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Nuprin
01-08-2012, 02:40 PM
It was a pretty slow day at work today so I found myself sitting in the office reading the latest issue of The Music Trades. This issue was focusing on some makers and products that would be at NAMM. There were a few interesting ukulele pieces so I figured I'd share them here...

First, a disclaimer. My scanner doesn't seem to be working so I took pictures with my iPhone. Sorry for the bad photo quality.

There was a large page ad for Kumalae ukuleles. Got excited...then went to their site...kind of a letdown. From what I can tell, it has nothing to do with the vintage Kumalaes. Anyway, here's the ad...

http://i902.photobucket.com/albums/ac230/Nuprin1030/photo-3.jpg

Looks like D'Addario is coming out with some new uke strings. They have teamed up with Aquila for a set and have made their T2 strings in uke form.

http://i902.photobucket.com/albums/ac230/Nuprin1030/photo-4.jpg

The write-up for them...


Two new complete lines of ukulele strings from D'Addario, Nyltech and Titanium, begin shipping in January 2012.

A partnership with Aquila strings produced the Nyltech line, made with exclusive D'Addario string material that yields a warm yet punchy gut-like tone. Nyltech Strings are available for most popular ukulele sizes and tunings including soprano (EJ88s), retailing for $11.10; concert (EJ88C), also retailing for $11.10; tenor (EJ88T), retailing for $12.55; and baritone (EJ88B), retailing for $13.90.

D'Addario's second ukulele string line takes its cue from the classical guitar world, where titanium strings have become popular for their bright, projecting tone and ultra-smooth feel. New Titanium Ukulele Strings promise to increase volume, clarity, and dynamics. The dense monofilament material with translucent purple hue and smooth feel is similar to traditional nylon. These strings are available for most popular ukulele sizes and tunings, including soprano (EJ87S), retailing for $8.20; concert (EJ87C), also retailing for $8.20; tenor (EJ87T), retailing for $8.65; and baritone (EJ87B), retailing for $9.85.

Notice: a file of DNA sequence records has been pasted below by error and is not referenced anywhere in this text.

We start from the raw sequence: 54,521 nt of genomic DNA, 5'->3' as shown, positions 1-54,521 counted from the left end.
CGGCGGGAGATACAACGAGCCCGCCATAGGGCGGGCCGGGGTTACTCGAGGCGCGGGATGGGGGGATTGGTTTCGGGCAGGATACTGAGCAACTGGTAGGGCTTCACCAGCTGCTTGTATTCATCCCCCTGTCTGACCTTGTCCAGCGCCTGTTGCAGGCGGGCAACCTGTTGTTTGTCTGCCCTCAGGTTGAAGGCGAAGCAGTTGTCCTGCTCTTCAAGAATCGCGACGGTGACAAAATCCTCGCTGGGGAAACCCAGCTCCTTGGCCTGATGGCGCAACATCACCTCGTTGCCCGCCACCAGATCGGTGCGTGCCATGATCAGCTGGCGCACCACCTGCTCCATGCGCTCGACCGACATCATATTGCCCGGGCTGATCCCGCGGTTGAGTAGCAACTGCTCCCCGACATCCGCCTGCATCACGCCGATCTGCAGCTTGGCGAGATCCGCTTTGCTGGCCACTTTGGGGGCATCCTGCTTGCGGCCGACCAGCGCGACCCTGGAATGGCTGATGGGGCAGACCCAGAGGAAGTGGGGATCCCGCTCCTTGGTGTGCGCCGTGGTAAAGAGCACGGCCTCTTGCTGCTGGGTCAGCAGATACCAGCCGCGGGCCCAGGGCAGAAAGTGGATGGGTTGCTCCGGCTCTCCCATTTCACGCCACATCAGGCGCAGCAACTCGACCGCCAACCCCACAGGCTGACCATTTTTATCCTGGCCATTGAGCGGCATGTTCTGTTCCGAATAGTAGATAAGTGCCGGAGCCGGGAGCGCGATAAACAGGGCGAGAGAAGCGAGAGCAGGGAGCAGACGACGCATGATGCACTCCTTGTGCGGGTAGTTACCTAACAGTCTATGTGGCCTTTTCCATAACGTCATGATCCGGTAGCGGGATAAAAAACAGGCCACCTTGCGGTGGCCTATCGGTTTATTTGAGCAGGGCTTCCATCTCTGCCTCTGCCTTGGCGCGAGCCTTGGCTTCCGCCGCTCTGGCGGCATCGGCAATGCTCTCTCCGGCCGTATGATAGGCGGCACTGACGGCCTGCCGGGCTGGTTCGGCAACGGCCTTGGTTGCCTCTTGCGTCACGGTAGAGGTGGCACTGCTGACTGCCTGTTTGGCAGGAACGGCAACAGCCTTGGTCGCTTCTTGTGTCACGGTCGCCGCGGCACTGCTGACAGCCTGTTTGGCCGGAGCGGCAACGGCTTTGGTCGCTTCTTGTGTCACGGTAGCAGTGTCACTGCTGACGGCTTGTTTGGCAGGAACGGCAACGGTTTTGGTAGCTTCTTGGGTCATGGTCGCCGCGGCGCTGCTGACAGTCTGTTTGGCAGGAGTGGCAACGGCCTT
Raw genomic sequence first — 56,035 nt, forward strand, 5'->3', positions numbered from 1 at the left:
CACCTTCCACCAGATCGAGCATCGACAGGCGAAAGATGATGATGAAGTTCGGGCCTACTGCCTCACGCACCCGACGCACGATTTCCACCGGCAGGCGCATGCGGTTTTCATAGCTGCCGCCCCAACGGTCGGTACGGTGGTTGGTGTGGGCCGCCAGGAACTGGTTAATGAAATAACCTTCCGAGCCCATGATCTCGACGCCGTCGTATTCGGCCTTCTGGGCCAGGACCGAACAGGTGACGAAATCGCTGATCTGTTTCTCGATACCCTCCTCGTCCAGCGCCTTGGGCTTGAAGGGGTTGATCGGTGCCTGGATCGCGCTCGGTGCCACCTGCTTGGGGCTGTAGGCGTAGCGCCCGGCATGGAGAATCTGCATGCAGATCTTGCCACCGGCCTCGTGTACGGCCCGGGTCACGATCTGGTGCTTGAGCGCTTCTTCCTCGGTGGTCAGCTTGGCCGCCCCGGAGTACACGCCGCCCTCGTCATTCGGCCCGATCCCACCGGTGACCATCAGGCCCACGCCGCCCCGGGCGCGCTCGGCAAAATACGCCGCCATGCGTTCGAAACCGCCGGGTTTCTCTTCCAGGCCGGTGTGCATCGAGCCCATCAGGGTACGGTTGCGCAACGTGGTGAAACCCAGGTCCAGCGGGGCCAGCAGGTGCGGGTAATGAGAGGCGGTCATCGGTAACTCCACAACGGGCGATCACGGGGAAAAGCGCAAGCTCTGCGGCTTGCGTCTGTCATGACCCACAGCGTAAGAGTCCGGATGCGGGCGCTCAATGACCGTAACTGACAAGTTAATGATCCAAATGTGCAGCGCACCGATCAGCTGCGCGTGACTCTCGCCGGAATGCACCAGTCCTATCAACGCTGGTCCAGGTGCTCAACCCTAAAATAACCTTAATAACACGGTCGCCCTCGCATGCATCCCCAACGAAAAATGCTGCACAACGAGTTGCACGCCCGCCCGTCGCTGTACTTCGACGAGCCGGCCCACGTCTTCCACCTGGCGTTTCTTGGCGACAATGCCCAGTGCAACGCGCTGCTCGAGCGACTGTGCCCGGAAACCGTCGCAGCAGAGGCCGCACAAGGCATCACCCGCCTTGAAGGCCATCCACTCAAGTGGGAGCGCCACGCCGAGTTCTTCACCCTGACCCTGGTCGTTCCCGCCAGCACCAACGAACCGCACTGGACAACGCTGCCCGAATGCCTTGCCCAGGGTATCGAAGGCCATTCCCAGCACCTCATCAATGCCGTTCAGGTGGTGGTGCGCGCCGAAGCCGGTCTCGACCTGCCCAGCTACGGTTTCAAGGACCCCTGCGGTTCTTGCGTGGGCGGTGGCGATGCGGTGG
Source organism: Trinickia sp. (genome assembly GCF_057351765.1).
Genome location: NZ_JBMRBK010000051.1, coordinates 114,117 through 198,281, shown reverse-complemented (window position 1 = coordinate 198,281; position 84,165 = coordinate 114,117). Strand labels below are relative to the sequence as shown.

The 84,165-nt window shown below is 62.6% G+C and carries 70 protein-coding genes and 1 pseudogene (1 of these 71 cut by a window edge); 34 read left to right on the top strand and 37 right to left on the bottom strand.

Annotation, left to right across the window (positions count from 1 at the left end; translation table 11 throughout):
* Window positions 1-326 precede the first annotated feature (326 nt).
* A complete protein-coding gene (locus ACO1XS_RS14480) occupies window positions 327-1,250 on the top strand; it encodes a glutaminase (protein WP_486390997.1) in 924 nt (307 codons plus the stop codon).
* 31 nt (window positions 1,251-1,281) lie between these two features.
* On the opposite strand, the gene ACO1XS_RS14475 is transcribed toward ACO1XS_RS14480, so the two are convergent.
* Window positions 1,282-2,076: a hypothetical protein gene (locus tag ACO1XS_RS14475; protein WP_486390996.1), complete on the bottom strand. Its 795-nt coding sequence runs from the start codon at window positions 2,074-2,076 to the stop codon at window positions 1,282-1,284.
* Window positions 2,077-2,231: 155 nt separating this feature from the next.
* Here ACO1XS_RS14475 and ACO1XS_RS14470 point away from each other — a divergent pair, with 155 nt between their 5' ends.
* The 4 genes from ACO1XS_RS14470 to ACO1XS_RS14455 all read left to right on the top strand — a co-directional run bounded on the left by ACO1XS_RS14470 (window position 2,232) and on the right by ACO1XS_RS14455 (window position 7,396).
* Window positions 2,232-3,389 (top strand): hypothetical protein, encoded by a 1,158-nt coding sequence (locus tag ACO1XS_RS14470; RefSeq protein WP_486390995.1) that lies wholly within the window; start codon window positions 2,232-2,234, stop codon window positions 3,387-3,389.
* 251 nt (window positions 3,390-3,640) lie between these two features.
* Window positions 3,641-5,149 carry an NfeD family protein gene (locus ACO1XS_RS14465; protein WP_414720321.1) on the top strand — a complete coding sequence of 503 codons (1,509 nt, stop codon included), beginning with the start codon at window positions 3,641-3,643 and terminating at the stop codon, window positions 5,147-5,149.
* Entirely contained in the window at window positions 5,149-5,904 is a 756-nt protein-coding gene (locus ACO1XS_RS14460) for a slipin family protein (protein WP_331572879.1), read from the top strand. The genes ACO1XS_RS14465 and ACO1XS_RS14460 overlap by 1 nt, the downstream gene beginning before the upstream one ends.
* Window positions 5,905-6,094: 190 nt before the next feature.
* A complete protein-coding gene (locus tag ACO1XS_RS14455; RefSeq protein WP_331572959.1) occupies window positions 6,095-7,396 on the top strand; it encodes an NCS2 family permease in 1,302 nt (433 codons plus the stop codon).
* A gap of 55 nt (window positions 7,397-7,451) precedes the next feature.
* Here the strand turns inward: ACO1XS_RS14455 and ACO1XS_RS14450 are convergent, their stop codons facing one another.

Keep in mind that the prices listed are retail...most stores sell at cheaper than retail.

Looks like Big Island Ukuleles have started their own Hawaiian-made lineup. Very cool that they've partnered with Shinji Takahashi of T's Ukuleles (http://www.ukes.jp/) for this. I'm sure we'll be seeing this in UU's NAMM coverage.

http://i902.photobucket.com/albums/ac230/Nuprin1030/photo-6.jpg

Last item of interest, one of our own forum members, Mike Mulqueen, owner of Moku Ukes, had a small featurette in the magazine. Yay Mike!

http://i902.photobucket.com/albums/ac230/Nuprin1030/photo-5.jpg

Jim T.
01-08-2012, 04:01 PM
It's disappointing to see the appropriation of the name of a historic figure like Jonah Kumalae by an unrelated haole company. They can't seem to spell his first name correctly, and the history they offer is dubious, to say the least -- you can be sure that Mr. Kumalae did not give away 'ukulele to tourists. And I've not seen any evidence that Tiny Tim played a Kumalae, or an instrument from any other Island maker, for that matter. I'm curious whether the family was contacted about the use of their name. I know I would be quite unhappy if someone in Ontario was manufacturing 'ukulele under the name of Augusto Dias.

ukeeku
01-08-2012, 05:09 PM
Thanks for posting this. I do not get the trades like you and it really helps to be on top of what will be at NAMM. Hope to see you there

Nuprin
01-08-2012, 11:56 PM
Thanks for posting this. I do not get the trades like you and it really helps to be on top of what will be at NAMM. Hope to see you there

Unfortunately I won't be able to make it! My boss will be there but as I'm a lowly floor manager, I don't get to make the trip to NAMM. Probably why I've been looking over the trades...I want to see what I'll be missing! Have fun out there...take lots of pictures for us!

Plainsong
01-09-2012, 01:01 AM
Seeing the un-Kumalae is just a middle finger to Ukulele.

And people will buy it... I hope they used the name without permission, so that they can go under. In other industries, old names resurface used by new companies, but there should be some eye to the heritage of the name, and a proper eye. Case in point, Stowa watches.